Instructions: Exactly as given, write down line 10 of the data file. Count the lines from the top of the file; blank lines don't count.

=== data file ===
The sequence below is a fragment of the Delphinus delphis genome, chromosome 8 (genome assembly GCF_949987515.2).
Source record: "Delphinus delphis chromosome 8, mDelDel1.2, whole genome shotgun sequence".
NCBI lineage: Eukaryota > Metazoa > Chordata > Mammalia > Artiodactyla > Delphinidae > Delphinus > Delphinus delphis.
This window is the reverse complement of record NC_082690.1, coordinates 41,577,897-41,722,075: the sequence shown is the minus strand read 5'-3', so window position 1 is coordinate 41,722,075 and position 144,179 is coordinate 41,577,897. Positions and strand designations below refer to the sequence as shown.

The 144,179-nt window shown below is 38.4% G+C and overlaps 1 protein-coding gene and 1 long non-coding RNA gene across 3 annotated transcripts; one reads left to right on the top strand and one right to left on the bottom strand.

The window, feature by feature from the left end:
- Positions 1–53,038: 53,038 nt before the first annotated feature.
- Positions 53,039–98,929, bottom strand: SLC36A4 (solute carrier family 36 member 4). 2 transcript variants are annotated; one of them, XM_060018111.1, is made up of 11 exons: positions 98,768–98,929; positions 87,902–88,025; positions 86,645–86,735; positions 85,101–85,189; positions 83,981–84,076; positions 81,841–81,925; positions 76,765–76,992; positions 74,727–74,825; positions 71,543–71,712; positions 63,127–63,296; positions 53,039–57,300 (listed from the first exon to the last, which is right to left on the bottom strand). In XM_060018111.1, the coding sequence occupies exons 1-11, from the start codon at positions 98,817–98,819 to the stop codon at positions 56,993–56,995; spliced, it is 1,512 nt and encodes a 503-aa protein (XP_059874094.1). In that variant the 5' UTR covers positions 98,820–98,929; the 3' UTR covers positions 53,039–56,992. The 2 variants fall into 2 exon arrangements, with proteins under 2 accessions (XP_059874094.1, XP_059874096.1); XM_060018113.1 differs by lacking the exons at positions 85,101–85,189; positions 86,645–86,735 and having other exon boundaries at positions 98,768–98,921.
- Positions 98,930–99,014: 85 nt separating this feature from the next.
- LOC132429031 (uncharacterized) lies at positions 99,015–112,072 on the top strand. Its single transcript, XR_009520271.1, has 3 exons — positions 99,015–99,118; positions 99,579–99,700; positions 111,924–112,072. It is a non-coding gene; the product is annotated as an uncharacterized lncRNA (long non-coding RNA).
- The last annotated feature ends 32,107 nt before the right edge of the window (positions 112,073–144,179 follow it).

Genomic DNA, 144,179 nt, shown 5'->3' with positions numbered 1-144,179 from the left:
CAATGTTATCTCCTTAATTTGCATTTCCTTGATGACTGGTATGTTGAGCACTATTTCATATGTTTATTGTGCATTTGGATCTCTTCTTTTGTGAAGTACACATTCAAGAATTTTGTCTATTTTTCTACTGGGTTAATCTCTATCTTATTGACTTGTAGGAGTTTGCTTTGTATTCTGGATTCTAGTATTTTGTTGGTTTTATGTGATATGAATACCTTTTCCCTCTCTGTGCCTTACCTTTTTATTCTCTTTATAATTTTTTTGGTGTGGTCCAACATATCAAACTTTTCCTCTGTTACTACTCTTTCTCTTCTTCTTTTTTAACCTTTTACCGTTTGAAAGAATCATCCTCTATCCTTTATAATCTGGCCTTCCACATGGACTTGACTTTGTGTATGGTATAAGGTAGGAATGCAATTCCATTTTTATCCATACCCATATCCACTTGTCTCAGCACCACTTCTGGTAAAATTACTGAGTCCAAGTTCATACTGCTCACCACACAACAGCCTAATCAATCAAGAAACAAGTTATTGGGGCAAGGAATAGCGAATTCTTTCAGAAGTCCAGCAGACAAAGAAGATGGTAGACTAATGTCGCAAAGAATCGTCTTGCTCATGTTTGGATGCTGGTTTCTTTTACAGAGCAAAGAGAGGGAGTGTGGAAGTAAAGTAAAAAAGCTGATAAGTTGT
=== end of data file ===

- LOC132429031 (uncharacterized) lies at positions 99,015–112,072 on the top strand. Its single transcript, XR_009520271.1, has 3 exons — positions 99,015–99,118; positions 99,579–99,700; positions 111,924–112,072. It is a non-coding gene; the product is annotated as an uncharacterized lncRNA (long non-coding RNA).